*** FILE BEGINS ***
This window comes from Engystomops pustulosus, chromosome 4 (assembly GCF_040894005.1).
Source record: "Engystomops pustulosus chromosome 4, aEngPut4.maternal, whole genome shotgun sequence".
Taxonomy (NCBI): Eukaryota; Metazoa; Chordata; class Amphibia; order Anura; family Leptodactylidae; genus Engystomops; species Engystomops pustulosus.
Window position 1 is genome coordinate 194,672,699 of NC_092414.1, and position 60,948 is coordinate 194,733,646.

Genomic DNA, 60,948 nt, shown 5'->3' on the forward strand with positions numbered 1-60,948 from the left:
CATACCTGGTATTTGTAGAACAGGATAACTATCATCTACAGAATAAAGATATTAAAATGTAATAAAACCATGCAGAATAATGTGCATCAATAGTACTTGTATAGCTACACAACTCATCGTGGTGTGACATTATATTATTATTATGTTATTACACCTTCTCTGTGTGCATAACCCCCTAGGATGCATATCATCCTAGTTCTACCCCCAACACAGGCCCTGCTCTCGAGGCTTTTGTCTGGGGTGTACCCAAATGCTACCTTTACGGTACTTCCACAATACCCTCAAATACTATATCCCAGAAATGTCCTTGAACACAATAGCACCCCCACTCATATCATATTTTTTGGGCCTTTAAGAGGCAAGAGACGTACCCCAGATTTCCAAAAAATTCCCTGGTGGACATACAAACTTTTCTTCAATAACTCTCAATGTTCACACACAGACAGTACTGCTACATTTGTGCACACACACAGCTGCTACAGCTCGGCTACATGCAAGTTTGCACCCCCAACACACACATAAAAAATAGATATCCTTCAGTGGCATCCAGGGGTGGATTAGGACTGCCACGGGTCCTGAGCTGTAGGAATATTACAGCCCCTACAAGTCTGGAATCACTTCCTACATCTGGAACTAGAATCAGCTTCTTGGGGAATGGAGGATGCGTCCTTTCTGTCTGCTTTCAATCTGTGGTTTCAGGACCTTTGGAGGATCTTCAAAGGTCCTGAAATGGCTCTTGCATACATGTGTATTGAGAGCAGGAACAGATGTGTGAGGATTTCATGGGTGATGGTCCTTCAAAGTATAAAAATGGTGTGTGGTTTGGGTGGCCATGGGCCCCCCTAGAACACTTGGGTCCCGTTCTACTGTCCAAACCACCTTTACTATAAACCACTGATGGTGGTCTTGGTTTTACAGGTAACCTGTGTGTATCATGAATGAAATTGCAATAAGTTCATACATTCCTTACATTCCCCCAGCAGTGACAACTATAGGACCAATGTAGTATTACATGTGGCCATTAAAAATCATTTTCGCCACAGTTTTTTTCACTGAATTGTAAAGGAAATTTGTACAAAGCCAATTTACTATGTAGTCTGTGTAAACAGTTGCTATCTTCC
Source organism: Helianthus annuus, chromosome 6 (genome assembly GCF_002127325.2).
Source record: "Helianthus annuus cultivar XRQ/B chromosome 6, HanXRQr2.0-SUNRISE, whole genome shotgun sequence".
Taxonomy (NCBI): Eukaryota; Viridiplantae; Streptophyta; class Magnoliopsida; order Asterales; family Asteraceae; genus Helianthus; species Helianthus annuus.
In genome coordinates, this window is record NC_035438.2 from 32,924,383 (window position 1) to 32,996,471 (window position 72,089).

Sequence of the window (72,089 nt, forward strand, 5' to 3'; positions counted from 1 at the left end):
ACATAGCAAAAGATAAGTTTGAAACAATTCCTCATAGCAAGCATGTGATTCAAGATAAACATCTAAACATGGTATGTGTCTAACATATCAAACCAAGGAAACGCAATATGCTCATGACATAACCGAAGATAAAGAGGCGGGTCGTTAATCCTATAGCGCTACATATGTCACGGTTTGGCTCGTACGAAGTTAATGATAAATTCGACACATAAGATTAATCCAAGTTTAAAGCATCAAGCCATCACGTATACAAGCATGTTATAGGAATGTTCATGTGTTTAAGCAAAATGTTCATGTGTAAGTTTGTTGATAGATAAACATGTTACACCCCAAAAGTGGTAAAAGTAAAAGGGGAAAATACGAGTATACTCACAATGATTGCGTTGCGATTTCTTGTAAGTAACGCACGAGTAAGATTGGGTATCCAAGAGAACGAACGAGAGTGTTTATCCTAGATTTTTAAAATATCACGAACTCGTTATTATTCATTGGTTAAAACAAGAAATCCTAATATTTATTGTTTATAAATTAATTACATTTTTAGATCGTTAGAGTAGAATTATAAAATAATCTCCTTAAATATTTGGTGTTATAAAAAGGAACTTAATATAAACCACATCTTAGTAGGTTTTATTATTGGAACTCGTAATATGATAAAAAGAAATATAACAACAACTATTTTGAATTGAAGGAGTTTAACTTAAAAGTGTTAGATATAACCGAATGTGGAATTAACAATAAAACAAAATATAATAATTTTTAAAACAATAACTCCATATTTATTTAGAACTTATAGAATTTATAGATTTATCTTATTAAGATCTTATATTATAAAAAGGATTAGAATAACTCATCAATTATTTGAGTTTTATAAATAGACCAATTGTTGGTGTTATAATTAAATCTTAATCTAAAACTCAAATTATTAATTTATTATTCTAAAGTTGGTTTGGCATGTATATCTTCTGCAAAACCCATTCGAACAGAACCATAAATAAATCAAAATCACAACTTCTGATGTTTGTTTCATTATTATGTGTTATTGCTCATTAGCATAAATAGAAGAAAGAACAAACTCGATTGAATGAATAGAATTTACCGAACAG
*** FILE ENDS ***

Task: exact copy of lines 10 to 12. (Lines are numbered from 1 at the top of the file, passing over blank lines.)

In genome coordinates, this window is record NC_035438.2 from 32,924,383 (window position 1) to 32,996,471 (window position 72,089).

Sequence of the window (72,089 nt, forward strand, 5' to 3'; positions counted from 1 at the left end):
ACATAGCAAAAGATAAGTTTGAAACAATTCCTCATAGCAAGCATGTGATTCAAGATAAACATCTAAACATGGTATGTGTCTAACATATCAAACCAAGGAAACGCAATATGCTCATGACATAACCGAAGATAAAGAGGCGGGTCGTTAATCCTATAGCGCTACATATGTCACGGTTTGGCTCGTACGAAGTTAATGATAAATTCGACACATAAGATTAATCCAAGTTTAAAGCATCAAGCCATCACGTATACAAGCATGTTATAGGAATGTTCATGTGTTTAAGCAAAATGTTCATGTGTAAGTTTGTTGATAGATAAACATGTTACACCCCAAAAGTGGTAAAAGTAAAAGGGGAAAATACGAGTATACTCACAATGATTGCGTTGCGATTTCTTGTAAGTAACGCACGAGTAAGATTGGGTATCCAAGAGAACGAACGAGAGTGTTTATCCTAGATTTTTAAAATATCACGAACTCGTTATTATTCATTGGTTAAAACAAGAAATCCTAATATTTATTGTTTATAAATTAATTACATTTTTAGATCGTTAGAGTAGAATTATAAAATAATCTCCTTAAATATTTGGTGTTATAAAAAGGAACTTAATATAAACCACATCTTAGTAGGTTTTATTATTGGAACTCGTAATATGATAAAAAGAAATATAACAACAACTATTTTGAATTGAAGGAGTTTAACTTAAAAGTGTTAGATATAACCGAATGTGGAATTAACAATAAAACAAAATATAATAATTTTTAAAACAATAACTCCATATTTATTTAGAACTTATAGAATTTATAGATTTATCTTATTAAGATCTTATATTATAAAAAGGATTAGAATAACTCATCAATTATTTGAGTTTTATAAATAGACCAATTGTTGGTGTTATAATTAAATCTTAATCTAAAACTCAAATTATTAATTTATTATTCTAAAGTTGGTTTGGCATGTATATCTTCTGCAAAACCCATTCGAACAGAACCATAAATAAATCAAAATCACAACTTCTGATGTTTGTTTCATTATTATGTGTTATTGCTCATTAGCATAAATAGAAGAAAGAACAAACTCGATTGAATGAATAGAATTTACCGAACAG